Libby Mayor gives State of the City address
Mayor Tony Berget
Libby Mayor Tony Berget talks about the state of the city. Photo by Kootenai Valley Record.
Guest Speaker at Libby Area Chamber of Commerce luncheon
by Brent Shrum, Kootenai Valley Record
January 15, 2008
Residential construction boomed in Libby in 2007, according to figures released last week by Mayor Tony Berget during his annual State of the City address at a luncheon hosted by the Libby Area Chamber of Commerce.
There were 55 building permits issued in the city in 2007, up from 47 in 2006. Of those, 38 were residential with a construction value of over $1.86 million. That compares to 21 residential permits in 2006 with a construction value of $449,000. Last year’s construction included 12 new homes and one duplex, up from two new homes in 2006.
“It tells you that people are buying into our future and really believe that Libby has a future,” Berget said.
Commercial construction was down somewhat from 2006, with 17 building permits issued for a value of $1.5 million compared to 25 permits with a value of $2.7 million. The largest project in 2007 was the new ambulance barn at the corner of Third Street and Montana Avenue, which Berget called “impressive.”.
“They were in a tiny little shack for years, so it’s about time they had something a little nicer,” he said.
Berget reviewed several major projects under way by the city, including the ongoing effort to replace worn-out water mains. An engineer’s report on the state of Libby’s water system estimated the total cost at $22 million.
“The only way you can do it that I can see right now is replace sections of water main,” Berget said.
The city has been trying to replace a couple of blocks every year, he said. Replacement of Montana Avenue’s mains, which has been the focus for the past few years, is nearly complete, Berget noted.
The city’s water treatment plant treated more than 486 million gallons of water in 2007, Berget said.
Although Libby’s sewer mains are in comparatively good shape, the city is trying not to neglect them and has been making replacements as needed, Berget said.
The city limits expanded with the annexation of Cabinet Heights, and the golf course at Cabinet View Country Club grew from nine holes to 18.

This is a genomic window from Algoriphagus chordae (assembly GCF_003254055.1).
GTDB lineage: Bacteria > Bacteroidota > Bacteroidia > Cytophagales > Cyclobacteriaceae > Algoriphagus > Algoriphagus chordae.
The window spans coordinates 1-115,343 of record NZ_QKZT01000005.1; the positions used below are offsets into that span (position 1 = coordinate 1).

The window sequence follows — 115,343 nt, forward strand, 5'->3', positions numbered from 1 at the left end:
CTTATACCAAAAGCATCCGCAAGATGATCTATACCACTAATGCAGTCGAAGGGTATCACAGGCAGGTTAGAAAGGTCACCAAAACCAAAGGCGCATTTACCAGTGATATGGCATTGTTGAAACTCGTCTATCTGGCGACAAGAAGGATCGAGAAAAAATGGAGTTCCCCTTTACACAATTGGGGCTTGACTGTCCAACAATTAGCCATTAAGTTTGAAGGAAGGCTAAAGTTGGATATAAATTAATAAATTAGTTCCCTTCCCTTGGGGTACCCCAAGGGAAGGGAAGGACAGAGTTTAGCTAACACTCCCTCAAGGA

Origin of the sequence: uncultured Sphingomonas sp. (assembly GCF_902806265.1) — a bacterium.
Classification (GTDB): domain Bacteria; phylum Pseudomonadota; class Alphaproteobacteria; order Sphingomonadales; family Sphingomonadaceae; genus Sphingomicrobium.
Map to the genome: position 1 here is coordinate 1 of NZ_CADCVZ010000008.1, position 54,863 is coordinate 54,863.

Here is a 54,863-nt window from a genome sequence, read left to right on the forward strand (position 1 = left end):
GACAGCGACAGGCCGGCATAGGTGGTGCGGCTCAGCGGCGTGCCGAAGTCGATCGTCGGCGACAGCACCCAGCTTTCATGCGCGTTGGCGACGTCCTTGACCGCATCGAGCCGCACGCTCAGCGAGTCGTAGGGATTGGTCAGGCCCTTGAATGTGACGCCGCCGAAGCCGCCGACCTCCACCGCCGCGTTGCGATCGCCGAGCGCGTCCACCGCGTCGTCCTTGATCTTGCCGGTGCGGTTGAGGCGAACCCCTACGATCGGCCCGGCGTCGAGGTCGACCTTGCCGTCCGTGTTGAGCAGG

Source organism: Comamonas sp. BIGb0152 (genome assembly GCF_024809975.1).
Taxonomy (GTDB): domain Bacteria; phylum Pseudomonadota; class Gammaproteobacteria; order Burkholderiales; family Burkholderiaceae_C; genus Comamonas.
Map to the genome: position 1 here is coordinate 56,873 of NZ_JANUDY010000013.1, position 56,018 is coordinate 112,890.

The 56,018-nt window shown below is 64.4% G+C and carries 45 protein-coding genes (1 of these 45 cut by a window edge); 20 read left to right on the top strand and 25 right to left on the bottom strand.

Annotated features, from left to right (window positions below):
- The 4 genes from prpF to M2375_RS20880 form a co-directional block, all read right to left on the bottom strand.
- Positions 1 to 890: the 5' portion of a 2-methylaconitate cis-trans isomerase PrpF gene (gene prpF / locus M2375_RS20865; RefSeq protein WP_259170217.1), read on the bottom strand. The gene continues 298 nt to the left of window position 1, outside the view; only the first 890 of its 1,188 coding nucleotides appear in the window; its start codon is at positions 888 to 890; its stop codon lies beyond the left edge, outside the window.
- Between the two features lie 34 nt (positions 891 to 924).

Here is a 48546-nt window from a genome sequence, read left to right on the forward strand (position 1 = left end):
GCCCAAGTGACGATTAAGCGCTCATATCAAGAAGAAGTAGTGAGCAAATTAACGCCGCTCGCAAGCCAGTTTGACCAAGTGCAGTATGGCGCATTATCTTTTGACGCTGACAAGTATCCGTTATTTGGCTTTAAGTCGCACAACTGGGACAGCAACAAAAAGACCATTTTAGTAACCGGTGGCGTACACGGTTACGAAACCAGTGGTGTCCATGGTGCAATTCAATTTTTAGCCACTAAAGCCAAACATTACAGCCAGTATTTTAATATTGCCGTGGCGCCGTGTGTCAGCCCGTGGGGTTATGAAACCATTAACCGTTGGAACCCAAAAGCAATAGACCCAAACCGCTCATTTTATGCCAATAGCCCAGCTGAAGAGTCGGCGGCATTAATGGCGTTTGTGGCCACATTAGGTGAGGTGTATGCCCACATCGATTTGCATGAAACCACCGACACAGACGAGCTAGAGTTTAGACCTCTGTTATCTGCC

The city is working on plans to build a new pavilion at Riverfront Park and to make other improvements to the road and landscaping. A multi-purpose facility like Troy’s Roosevelt Park is the ultimate goal, Berget said.
“That could be a beautiful park for years and years to come,” he said.
Libby’s street crews were busy last year fixing potholes, sweeping streets in the summer, and rebuilding the street in front of the new ambulance barn, Berget said. They plowed snow five times, used about 10,000 gallons of de-icer, and hauled 358 truckloads of snow to the dump.
The street department bought its first new piece of equipment in years, a front-end loader, in 2007.
“We’ve been keeping junk on the road for years,” Berget said.
There were 76 burials at the city cemetery this year, with graves dug by the street crews, Berget said.
A new video conferencing system was installed at the city court to allow incarcerated defendants to appear before the judge without having to be taken across town between the jail and the courtroom. The court filed 772 offenses and 101 parking tickets and held five jury trials in 2007.
One of those 101 tickets was written to the mayor himself. Berget’s car was towed in December when it was parked on the street at night in violation of the city’s snow plowing ordinance. He paid a $25 ticket and an $85 towing bill.
“They had 27 cars they towed, so on the other hand maybe they’re not yelling at me as bad because they know I had to pay those prices too,” Berget said.
Editor’s Note: See the January 14, 2008 edition of the Kootenai Valley Record for the printed version of this story. The Kootenai Valley Record publishes once a week, on Monday, in Libby, Montana. They are a locally owned community newspaper, located at 403 Mineral Avenue in Libby. For in-county and out-of-county subscription information, call 406-293-2424, or e-mail email@example.com.